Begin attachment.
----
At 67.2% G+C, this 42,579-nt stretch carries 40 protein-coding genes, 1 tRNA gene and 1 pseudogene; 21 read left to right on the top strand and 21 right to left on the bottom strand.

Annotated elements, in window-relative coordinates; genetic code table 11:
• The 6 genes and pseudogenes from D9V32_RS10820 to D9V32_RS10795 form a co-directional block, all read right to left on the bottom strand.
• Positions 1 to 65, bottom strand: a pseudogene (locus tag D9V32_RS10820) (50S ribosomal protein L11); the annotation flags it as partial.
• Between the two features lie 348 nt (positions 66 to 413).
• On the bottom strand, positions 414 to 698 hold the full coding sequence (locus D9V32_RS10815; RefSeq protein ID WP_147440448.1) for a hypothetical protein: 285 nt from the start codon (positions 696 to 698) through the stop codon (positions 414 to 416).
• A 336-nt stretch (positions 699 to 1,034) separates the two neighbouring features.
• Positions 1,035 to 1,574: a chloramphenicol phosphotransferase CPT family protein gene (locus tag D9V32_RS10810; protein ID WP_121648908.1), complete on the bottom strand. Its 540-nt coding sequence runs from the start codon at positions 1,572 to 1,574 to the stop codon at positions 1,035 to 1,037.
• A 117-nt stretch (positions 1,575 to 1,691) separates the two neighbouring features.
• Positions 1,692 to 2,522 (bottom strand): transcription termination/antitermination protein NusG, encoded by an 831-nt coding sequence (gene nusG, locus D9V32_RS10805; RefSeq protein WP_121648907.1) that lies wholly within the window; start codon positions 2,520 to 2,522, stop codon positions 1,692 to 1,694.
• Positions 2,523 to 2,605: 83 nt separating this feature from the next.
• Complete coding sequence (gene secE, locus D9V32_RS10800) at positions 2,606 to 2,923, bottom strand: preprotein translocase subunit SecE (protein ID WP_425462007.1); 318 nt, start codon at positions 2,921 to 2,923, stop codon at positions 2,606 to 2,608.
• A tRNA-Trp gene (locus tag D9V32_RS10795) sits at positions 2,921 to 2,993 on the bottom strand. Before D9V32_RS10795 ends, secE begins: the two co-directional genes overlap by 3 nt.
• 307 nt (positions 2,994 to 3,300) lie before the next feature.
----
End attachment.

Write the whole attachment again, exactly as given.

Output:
At 67.2% G+C, this 42,579-nt stretch carries 40 protein-coding genes, 1 tRNA gene and 1 pseudogene; 21 read left to right on the top strand and 21 right to left on the bottom strand.

Annotated elements, in window-relative coordinates; genetic code table 11:
• The 6 genes and pseudogenes from D9V32_RS10820 to D9V32_RS10795 form a co-directional block, all read right to left on the bottom strand.
• Positions 1 to 65, bottom strand: a pseudogene (locus tag D9V32_RS10820) (50S ribosomal protein L11); the annotation flags it as partial.
• Between the two features lie 348 nt (positions 66 to 413).
• On the bottom strand, positions 414 to 698 hold the full coding sequence (locus D9V32_RS10815; RefSeq protein ID WP_147440448.1) for a hypothetical protein: 285 nt from the start codon (positions 696 to 698) through the stop codon (positions 414 to 416).
• A 336-nt stretch (positions 699 to 1,034) separates the two neighbouring features.
• Positions 1,035 to 1,574: a chloramphenicol phosphotransferase CPT family protein gene (locus tag D9V32_RS10810; protein ID WP_121648908.1), complete on the bottom strand. Its 540-nt coding sequence runs from the start codon at positions 1,572 to 1,574 to the stop codon at positions 1,035 to 1,037.
• A 117-nt stretch (positions 1,575 to 1,691) separates the two neighbouring features.
• Positions 1,692 to 2,522 (bottom strand): transcription termination/antitermination protein NusG, encoded by an 831-nt coding sequence (gene nusG, locus D9V32_RS10805; RefSeq protein WP_121648907.1) that lies wholly within the window; start codon positions 2,520 to 2,522, stop codon positions 1,692 to 1,694.
• Positions 2,523 to 2,605: 83 nt separating this feature from the next.
• Complete coding sequence (gene secE, locus D9V32_RS10800) at positions 2,606 to 2,923, bottom strand: preprotein translocase subunit SecE (protein ID WP_425462007.1); 318 nt, start codon at positions 2,921 to 2,923, stop codon at positions 2,606 to 2,608.
• A tRNA-Trp gene (locus tag D9V32_RS10795) sits at positions 2,921 to 2,993 on the bottom strand. Before D9V32_RS10795 ends, secE begins: the two co-directional genes overlap by 3 nt.
• 307 nt (positions 2,994 to 3,300) lie before the next feature.